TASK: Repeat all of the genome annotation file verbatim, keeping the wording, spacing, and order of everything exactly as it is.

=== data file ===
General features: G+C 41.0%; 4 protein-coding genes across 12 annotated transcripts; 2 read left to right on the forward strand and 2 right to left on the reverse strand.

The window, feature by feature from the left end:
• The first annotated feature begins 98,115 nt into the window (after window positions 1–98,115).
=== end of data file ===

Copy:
General features: G+C 41.0%; 4 protein-coding genes across 12 annotated transcripts; 2 read left to right on the forward strand and 2 right to left on the reverse strand.

The window, feature by feature from the left end:
• The first annotated feature begins 98,115 nt into the window (after window positions 1–98,115).